"With consistency and reps and routine you're going to achieve your goals and get where you want to be." -Mandy Rose
As I flip the page in my planner to reveal a brand-new month, I find myself reflecting on the themes and goals I set for myself at the beginning of the year. Themes of mindfulness and health (both physical and mental) broken down into goals of identifying my personal needs and changing my environment to better support a more productive, enriching life. We have all dealt with our fair share of emotional exhaustion and mental health slumps due to the pandemic. Loss of loved ones, loss of jobs, financial stress, changes in plans for major life events, isolation…the list goes on and on as we each face our personal journey through these unprecedented times. All we can do is our best.
Declutter Your Space, Declutter Your Mind
Over the past month I have started to change my perspective, letting go of the things that I cannot change and focusing instead on the things I can change. I began by thoughtfully observing my surroundings, taking note of the areas that were causing me the most stress and concentrating my energy into making these spaces more functional. By keeping my major goals for the year at the forefront of my mind I was able to visualize re-working my living space to best support these goals. I approached each section of our 700 square foot apartment with a mindset of "how would I like to use this space” and took the time to be honest with myself about all the things that we had laying around that we NEVER use.
One of the things that brought me the biggest sense of relief and accomplishment? Editing and re-organizing our kitchen cabinets! Kitchen storage and counterspace are definitely not terms that would be on the listing for our apartment. Overtime this has resulted in cluttered counters, constantly moving things around to get anything done, and storing things I use daily in a separate room. With one of my stepping stone goals for improving my physical health being more consistent meal prep, not having a functional kitchen space was a huge hurdle standing in my way. Why do we need 8 wine glasses in our main cabinet when I am the only one here who drinks wine? Why do we need 6 coffee mugs when I only ever use the same one? Why do we need a whole stack of old souvenir cups that we haven’t used in months? WE DON’T! It’s not like we are currently entertaining friends or hosting large dinner parties. By simply packing away the items that we don’t need or use on a daily basis I was able to not only make this cabinet more functional but also open up space for the things I do use. Now my Pyrex containers are within arm’s reach instead of in a whole separate room and my mixing bowls are no longer taking up space in my “pantry cabinet”. It’s a beautiful thing. With just a little time and effort I was able to transform my tiny kitchen from a source of stress into a place that brings me joy.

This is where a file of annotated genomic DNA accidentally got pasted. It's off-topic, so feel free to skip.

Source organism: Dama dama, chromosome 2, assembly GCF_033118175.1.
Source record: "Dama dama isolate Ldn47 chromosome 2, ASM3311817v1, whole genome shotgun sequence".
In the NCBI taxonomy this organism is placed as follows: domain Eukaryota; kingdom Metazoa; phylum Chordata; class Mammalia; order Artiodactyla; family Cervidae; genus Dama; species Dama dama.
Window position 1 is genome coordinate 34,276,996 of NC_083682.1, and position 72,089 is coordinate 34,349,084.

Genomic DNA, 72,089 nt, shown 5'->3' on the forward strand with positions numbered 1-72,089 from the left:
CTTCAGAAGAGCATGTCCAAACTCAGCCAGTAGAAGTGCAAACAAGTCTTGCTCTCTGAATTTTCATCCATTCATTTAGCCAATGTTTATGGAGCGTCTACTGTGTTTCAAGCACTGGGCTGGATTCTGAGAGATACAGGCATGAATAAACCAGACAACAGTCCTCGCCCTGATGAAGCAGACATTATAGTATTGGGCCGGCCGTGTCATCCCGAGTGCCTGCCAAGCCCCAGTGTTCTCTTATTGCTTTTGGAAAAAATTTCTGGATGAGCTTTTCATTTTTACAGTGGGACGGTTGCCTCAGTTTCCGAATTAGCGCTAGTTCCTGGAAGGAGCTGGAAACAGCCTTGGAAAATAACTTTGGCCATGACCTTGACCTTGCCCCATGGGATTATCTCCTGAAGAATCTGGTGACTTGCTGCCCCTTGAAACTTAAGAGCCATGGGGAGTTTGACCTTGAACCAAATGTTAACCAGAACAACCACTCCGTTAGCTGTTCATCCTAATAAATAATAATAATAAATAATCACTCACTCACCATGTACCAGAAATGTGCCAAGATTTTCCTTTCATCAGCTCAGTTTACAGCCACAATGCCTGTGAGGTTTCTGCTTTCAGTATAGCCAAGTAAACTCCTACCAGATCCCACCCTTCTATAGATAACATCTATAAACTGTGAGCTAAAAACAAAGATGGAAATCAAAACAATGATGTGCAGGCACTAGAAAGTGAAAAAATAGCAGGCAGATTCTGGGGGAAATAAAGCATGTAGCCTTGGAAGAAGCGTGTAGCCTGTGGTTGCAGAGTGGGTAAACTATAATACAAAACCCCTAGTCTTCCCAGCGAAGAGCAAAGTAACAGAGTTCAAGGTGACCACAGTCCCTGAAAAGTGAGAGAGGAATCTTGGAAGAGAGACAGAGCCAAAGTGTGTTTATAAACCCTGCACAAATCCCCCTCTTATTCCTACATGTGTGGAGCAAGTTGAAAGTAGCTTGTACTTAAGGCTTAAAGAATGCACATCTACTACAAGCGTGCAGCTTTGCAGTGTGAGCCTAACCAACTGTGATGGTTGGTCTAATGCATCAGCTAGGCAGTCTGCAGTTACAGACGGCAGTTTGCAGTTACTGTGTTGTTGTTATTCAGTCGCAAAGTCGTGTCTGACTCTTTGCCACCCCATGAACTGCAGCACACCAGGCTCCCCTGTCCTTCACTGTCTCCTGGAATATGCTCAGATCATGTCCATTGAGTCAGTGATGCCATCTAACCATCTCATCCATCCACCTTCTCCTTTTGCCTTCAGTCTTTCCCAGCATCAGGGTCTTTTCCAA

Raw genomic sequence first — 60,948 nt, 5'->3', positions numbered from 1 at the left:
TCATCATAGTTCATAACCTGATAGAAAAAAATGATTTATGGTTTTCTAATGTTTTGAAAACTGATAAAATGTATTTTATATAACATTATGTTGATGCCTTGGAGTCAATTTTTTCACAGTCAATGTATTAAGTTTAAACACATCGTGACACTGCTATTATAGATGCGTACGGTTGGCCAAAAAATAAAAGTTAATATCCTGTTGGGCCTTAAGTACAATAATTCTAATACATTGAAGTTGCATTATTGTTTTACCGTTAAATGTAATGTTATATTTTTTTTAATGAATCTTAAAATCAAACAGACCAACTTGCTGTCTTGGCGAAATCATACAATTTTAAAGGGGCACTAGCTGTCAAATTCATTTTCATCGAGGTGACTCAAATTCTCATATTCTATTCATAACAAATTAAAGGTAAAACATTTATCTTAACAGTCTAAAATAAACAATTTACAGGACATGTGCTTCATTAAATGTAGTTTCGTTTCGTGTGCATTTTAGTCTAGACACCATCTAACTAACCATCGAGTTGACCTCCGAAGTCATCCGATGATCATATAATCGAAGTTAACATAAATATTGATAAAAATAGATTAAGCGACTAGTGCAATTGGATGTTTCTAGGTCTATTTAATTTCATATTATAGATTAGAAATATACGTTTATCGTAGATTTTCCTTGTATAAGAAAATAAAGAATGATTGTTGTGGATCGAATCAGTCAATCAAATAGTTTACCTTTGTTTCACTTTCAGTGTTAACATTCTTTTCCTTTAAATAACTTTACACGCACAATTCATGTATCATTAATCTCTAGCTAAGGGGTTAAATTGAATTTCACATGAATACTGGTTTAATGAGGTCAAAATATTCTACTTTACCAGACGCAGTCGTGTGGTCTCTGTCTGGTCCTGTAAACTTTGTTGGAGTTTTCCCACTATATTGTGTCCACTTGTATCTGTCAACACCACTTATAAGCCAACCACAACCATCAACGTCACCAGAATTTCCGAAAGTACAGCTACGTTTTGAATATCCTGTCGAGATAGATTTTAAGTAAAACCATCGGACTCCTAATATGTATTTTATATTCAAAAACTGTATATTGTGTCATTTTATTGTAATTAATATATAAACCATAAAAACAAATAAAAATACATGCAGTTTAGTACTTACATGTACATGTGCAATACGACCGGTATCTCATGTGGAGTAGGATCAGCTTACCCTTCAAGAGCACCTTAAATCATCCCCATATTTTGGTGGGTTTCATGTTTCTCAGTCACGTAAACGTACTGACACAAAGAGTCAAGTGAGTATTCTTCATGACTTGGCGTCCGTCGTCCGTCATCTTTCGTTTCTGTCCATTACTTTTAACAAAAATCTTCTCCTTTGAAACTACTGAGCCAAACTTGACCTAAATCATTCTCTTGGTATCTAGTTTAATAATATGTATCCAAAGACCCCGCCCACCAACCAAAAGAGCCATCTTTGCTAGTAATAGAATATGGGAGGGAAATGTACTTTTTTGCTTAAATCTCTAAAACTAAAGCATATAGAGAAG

Similarly, I finally cleared out all the clutter that has blocking off my small office/workout space. Accessibility is EVERYTHING! And yes, there are now neatly packed boxes piled up on the opposite side of the apartment and my “walk-in” closet is pretty much just a storage unit at this point but the things I need and use daily are now easy to get to and set up to meet my goals. Who needs access to their whole wardrobe now a days anyway? I think sometimes we truly don’t realize how much our environment can affect our mental state until we take the time to make some changes and see how they feel. By changing the spaces around you, you can set yourself up for success in building routines that fit your current needs.
Benefits of Building Routines